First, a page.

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more successful. this is one of a dozen -- dozens of things this epa administrator is doing. he either is denying science, denying climate science, trying to muzzle scientists, dissolving advisory boards, trying to undo safeguards or he is cutting the enforcement of those safeguards. is downent of the epa by 40%. so we are challenging this epa administrator, challenging him in court every day. it we also need to see him removed from office as quickly as possible. amy: emily atkin, your latest piece is headlined "the epa is acting like big tobacco." how? >> scott pruit imposed a rule to change what kind of science the epa can use in order to create regulations. it is marketed as a transparency policy comes of the administrator is saying that only open data can be -- only studies that use open data can be used.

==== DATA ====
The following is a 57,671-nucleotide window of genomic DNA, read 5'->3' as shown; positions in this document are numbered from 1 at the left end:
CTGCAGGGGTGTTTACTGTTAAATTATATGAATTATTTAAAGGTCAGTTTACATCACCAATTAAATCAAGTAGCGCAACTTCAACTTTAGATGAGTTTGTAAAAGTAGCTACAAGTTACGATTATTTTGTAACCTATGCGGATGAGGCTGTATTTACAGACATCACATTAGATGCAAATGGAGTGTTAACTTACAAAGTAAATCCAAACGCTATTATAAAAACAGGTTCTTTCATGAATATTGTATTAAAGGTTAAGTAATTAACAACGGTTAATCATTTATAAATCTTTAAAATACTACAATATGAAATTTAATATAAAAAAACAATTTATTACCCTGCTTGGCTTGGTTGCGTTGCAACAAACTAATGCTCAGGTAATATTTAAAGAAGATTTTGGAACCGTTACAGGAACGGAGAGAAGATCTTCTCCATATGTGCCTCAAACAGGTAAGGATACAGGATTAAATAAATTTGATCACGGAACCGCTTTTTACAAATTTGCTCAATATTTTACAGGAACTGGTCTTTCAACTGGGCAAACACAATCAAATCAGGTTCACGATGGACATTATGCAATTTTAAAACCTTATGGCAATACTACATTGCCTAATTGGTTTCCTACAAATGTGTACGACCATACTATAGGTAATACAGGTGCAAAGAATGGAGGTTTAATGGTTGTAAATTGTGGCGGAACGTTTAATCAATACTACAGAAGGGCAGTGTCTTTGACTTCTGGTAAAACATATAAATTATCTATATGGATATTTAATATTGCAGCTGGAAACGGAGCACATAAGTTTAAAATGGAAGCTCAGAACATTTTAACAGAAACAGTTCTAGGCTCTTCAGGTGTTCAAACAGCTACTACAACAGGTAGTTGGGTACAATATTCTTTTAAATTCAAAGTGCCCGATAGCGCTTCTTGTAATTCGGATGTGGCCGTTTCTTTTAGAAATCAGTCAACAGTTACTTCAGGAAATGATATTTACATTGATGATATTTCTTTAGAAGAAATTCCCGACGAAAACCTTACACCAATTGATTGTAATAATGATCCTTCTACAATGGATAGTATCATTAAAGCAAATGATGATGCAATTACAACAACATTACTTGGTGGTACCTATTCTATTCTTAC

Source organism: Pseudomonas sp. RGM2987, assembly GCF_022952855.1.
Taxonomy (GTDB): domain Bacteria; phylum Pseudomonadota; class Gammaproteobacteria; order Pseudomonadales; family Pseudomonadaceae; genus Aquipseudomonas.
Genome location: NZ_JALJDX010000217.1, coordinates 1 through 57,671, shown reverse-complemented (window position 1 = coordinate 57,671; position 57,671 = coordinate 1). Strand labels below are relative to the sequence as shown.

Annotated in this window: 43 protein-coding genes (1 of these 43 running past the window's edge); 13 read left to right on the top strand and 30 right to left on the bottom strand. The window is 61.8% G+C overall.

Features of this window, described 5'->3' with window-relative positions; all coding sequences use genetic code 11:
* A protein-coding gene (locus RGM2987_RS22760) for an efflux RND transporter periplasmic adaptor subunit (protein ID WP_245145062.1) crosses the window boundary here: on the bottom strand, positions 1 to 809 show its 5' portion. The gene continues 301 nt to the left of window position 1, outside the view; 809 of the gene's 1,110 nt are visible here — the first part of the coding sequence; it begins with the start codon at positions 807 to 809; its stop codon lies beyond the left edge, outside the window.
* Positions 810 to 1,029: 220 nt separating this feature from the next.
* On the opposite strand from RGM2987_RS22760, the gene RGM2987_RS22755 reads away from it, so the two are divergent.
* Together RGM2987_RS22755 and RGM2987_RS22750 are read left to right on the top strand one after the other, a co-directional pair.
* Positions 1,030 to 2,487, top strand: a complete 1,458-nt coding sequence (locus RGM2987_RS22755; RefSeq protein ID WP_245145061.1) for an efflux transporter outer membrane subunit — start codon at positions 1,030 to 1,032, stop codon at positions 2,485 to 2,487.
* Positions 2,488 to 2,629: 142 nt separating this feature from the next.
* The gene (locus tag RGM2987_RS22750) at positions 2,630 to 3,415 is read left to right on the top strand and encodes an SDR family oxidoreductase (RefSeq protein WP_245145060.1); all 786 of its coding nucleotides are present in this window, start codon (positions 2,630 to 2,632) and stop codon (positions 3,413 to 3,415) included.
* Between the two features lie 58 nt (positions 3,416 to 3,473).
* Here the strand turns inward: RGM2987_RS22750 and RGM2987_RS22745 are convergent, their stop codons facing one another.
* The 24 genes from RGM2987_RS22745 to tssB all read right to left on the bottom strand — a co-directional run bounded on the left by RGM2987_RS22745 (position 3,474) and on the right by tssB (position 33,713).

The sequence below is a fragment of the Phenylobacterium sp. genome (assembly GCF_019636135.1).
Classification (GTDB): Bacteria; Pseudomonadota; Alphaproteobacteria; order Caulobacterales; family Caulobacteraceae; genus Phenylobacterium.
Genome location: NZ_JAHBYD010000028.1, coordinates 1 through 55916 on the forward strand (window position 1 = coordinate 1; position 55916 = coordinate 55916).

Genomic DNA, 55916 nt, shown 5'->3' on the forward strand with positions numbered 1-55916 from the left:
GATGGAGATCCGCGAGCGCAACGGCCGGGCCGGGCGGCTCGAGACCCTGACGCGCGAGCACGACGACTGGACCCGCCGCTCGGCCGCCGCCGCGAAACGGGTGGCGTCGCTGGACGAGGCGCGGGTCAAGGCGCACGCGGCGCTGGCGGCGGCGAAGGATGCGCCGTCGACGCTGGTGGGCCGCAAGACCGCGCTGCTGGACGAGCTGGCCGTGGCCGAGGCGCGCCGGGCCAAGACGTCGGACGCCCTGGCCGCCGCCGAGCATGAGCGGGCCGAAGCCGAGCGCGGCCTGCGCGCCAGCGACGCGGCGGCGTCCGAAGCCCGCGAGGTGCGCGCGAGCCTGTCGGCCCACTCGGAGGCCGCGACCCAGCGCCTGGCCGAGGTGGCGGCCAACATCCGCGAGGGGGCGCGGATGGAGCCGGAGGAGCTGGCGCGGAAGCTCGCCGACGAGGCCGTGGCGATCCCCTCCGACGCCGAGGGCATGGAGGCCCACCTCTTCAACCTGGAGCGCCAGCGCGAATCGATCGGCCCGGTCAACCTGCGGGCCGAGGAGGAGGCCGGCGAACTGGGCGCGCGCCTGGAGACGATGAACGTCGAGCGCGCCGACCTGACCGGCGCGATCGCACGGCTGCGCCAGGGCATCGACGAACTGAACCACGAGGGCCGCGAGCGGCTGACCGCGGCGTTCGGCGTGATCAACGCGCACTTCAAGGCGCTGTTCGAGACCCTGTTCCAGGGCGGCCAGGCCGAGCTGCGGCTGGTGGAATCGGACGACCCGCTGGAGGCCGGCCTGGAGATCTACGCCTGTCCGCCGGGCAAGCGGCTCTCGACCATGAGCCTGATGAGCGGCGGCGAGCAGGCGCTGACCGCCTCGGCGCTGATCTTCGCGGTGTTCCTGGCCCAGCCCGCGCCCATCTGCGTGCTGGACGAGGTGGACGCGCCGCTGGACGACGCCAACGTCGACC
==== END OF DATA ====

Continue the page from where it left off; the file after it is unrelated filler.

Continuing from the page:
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that action disqualifies the vast majority of health research on air pollution, let pollution, climate change, and what i described in the piece is this is a tactic lifted directly from the tobacco when they tried to disqualify research about the health effects of tobacco in order to avoid paying financial penalties. and i should add that the tobacco lobbyist who worked on that for big tobacco is now taking credit for that for the epa. amy: i want to thank you both for being with us, emily atkin for the new republic, michael brune, see our club. -- sierra club. coming up, as the supreme court looks poised a pull president from's travel ban, we will speak to karen korematsu for the daughter of fred korematsu, shown to the internment of japanese americans during world war ii which of the supreme court as well. stay with us.
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amy: "paper moon" by frances "chickie" white.